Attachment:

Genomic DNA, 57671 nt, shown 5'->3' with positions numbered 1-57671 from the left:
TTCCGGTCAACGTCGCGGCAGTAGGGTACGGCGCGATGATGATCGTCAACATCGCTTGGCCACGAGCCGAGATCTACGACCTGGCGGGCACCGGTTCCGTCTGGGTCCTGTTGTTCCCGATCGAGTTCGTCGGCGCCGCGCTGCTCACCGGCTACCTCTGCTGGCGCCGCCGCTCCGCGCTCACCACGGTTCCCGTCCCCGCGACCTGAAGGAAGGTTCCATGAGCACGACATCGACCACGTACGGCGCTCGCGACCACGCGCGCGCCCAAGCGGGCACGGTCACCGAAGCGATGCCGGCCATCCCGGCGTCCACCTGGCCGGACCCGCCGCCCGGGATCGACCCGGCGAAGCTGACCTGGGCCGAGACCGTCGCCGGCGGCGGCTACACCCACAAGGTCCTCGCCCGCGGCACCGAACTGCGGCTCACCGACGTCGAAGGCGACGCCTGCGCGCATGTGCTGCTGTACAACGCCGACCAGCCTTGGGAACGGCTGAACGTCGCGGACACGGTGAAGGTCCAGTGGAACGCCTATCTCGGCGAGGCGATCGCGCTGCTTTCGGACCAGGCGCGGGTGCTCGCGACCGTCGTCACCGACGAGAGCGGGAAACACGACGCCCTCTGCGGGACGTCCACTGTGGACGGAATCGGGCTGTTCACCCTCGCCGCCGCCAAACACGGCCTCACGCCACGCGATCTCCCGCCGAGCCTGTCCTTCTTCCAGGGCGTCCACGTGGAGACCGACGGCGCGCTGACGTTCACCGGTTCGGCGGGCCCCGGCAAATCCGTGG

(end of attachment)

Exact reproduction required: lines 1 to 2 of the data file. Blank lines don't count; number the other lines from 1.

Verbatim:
Genomic DNA, 57671 nt, shown 5'->3' with positions numbered 1-57671 from the left:
TTCCGGTCAACGTCGCGGCAGTAGGGTACGGCGCGATGATGATCGTCAACATCGCTTGGCCACGAGCCGAGATCTACGACCTGGCGGGCACCGGTTCCGTCTGGGTCCTGTTGTTCCCGATCGAGTTCGTCGGCGCCGCGCTGCTCACCGGCTACCTCTGCTGGCGCCGCCGCTCCGCGCTCACCACGGTTCCCGTCCCCGCGACCTGAAGGAAGGTTCCATGAGCACGACATCGACCACGTACGGCGCTCGCGACCACGCGCGCGCCCAAGCGGGCACGGTCACCGAAGCGATGCCGGCCATCCCGGCGTCCACCTGGCCGGACCCGCCGCCCGGGATCGACCCGGCGAAGCTGACCTGGGCCGAGACCGTCGCCGGCGGCGGCTACACCCACAAGGTCCTCGCCCGCGGCACCGAACTGCGGCTCACCGACGTCGAAGGCGACGCCTGCGCGCATGTGCTGCTGTACAACGCCGACCAGCCTTGGGAACGGCTGAACGTCGCGGACACGGTGAAGGTCCAGTGGAACGCCTATCTCGGCGAGGCGATCGCGCTGCTTTCGGACCAGGCGCGGGTGCTCGCGACCGTCGTCACCGACGAGAGCGGGAAACACGACGCCCTCTGCGGGACGTCCACTGTGGACGGAATCGGGCTGTTCACCCTCGCCGCCGCCAAACACGGCCTCACGCCACGCGATCTCCCGCCGAGCCTGTCCTTCTTCCAGGGCGTCCACGTGGAGACCGACGGCGCGCTGACGTTCACCGGTTCGGCGGGCCCCGGCAAATCCGTGG